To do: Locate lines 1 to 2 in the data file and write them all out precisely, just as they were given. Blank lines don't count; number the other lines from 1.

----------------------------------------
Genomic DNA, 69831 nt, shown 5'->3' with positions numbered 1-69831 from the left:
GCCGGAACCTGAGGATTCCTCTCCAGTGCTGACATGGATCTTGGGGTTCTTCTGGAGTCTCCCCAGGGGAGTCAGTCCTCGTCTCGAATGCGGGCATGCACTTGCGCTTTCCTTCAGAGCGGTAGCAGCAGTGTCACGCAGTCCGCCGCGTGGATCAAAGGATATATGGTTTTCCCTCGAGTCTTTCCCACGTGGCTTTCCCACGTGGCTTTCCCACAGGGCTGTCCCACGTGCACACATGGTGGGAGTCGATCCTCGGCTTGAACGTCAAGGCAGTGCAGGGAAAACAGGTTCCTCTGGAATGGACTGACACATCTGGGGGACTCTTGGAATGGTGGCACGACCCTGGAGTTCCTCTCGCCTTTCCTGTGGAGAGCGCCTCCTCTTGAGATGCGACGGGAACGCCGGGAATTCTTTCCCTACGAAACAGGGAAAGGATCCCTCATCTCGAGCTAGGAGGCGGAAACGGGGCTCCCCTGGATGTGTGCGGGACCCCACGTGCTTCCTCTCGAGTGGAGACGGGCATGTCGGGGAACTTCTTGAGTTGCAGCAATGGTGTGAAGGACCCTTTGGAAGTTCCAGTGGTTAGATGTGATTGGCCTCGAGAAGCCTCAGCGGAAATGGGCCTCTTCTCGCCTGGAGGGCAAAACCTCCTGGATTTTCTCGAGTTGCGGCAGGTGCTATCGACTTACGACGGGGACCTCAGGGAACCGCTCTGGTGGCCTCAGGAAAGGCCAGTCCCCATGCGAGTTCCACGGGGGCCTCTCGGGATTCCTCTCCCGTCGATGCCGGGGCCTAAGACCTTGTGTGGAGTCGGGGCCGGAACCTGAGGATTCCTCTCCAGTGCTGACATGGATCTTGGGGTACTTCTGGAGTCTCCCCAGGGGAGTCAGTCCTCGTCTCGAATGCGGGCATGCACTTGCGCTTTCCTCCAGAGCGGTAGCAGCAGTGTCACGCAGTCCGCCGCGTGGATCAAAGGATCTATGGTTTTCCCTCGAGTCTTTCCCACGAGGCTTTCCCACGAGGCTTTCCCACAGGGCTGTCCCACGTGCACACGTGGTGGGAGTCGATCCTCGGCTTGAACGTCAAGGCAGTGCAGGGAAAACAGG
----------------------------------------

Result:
Genomic DNA, 69831 nt, shown 5'->3' with positions numbered 1-69831 from the left:
GCCGGAACCTGAGGATTCCTCTCCAGTGCTGACATGGATCTTGGGGTTCTTCTGGAGTCTCCCCAGGGGAGTCAGTCCTCGTCTCGAATGCGGGCATGCACTTGCGCTTTCCTTCAGAGCGGTAGCAGCAGTGTCACGCAGTCCGCCGCGTGGATCAAAGGATATATGGTTTTCCCTCGAGTCTTTCCCACGTGGCTTTCCCACGTGGCTTTCCCACAGGGCTGTCCCACGTGCACACATGGTGGGAGTCGATCCTCGGCTTGAACGTCAAGGCAGTGCAGGGAAAACAGGTTCCTCTGGAATGGACTGACACATCTGGGGGACTCTTGGAATGGTGGCACGACCCTGGAGTTCCTCTCGCCTTTCCTGTGGAGAGCGCCTCCTCTTGAGATGCGACGGGAACGCCGGGAATTCTTTCCCTACGAAACAGGGAAAGGATCCCTCATCTCGAGCTAGGAGGCGGAAACGGGGCTCCCCTGGATGTGTGCGGGACCCCACGTGCTTCCTCTCGAGTGGAGACGGGCATGTCGGGGAACTTCTTGAGTTGCAGCAATGGTGTGAAGGACCCTTTGGAAGTTCCAGTGGTTAGATGTGATTGGCCTCGAGAAGCCTCAGCGGAAATGGGCCTCTTCTCGCCTGGAGGGCAAAACCTCCTGGATTTTCTCGAGTTGCGGCAGGTGCTATCGACTTACGACGGGGACCTCAGGGAACCGCTCTGGTGGCCTCAGGAAAGGCCAGTCCCCATGCGAGTTCCACGGGGGCCTCTCGGGATTCCTCTCCCGTCGATGCCGGGGCCTAAGACCTTGTGTGGAGTCGGGGCCGGAACCTGAGGATTCCTCTCCAGTGCTGACATGGATCTTGGGGTACTTCTGGAGTCTCCCCAGGGGAGTCAGTCCTCGTCTCGAATGCGGGCATGCACTTGCGCTTTCCTCCAGAGCGGTAGCAGCAGTGTCACGCAGTCCGCCGCGTGGATCAAAGGATCTATGGTTTTCCCTCGAGTCTTTCCCACGAGGCTTTCCCACGAGGCTTTCCCACAGGGCTGTCCCACGTGCACACGTGGTGGGAGTCGATCCTCGGCTTGAACGTCAAGGCAGTGCAGGGAAAACAGG